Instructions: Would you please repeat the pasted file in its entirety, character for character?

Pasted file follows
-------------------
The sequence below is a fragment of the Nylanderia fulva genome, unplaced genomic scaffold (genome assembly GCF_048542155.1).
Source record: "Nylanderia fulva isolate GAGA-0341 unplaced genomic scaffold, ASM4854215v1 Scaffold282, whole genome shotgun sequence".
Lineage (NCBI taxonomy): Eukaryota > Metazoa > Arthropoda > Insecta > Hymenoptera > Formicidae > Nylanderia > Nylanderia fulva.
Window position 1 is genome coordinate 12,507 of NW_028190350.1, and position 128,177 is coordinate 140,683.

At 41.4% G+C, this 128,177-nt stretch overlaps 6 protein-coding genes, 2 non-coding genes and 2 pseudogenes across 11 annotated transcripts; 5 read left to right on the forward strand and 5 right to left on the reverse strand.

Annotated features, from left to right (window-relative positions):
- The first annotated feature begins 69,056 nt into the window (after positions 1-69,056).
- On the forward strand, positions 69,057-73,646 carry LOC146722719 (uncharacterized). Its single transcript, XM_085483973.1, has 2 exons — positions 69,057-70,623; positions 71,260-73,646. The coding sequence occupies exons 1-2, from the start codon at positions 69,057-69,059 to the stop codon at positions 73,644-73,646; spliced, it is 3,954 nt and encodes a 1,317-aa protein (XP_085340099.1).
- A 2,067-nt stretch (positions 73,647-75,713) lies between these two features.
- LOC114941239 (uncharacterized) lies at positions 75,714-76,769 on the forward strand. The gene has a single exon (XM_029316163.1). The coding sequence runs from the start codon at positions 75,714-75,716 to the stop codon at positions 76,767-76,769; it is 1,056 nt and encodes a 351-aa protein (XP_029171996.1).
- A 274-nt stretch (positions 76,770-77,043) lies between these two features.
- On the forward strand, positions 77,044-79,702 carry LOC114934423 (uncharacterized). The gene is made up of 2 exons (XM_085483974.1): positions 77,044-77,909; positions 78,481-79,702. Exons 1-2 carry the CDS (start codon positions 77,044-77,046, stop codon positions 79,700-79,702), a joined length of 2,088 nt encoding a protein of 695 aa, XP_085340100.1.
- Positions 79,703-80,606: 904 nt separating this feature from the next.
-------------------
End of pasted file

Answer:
The sequence below is a fragment of the Nylanderia fulva genome, unplaced genomic scaffold (genome assembly GCF_048542155.1).
Source record: "Nylanderia fulva isolate GAGA-0341 unplaced genomic scaffold, ASM4854215v1 Scaffold282, whole genome shotgun sequence".
Lineage (NCBI taxonomy): Eukaryota > Metazoa > Arthropoda > Insecta > Hymenoptera > Formicidae > Nylanderia > Nylanderia fulva.
Window position 1 is genome coordinate 12,507 of NW_028190350.1, and position 128,177 is coordinate 140,683.

At 41.4% G+C, this 128,177-nt stretch overlaps 6 protein-coding genes, 2 non-coding genes and 2 pseudogenes across 11 annotated transcripts; 5 read left to right on the forward strand and 5 right to left on the reverse strand.

Annotated features, from left to right (window-relative positions):
- The first annotated feature begins 69,056 nt into the window (after positions 1-69,056).
- On the forward strand, positions 69,057-73,646 carry LOC146722719 (uncharacterized). Its single transcript, XM_085483973.1, has 2 exons — positions 69,057-70,623; positions 71,260-73,646. The coding sequence occupies exons 1-2, from the start codon at positions 69,057-69,059 to the stop codon at positions 73,644-73,646; spliced, it is 3,954 nt and encodes a 1,317-aa protein (XP_085340099.1).
- A 2,067-nt stretch (positions 73,647-75,713) lies between these two features.
- LOC114941239 (uncharacterized) lies at positions 75,714-76,769 on the forward strand. The gene has a single exon (XM_029316163.1). The coding sequence runs from the start codon at positions 75,714-75,716 to the stop codon at positions 76,767-76,769; it is 1,056 nt and encodes a 351-aa protein (XP_029171996.1).
- A 274-nt stretch (positions 76,770-77,043) lies between these two features.
- On the forward strand, positions 77,044-79,702 carry LOC114934423 (uncharacterized). The gene is made up of 2 exons (XM_085483974.1): positions 77,044-77,909; positions 78,481-79,702. Exons 1-2 carry the CDS (start codon positions 77,044-77,046, stop codon positions 79,700-79,702), a joined length of 2,088 nt encoding a protein of 695 aa, XP_085340100.1.
- Positions 79,703-80,606: 904 nt separating this feature from the next.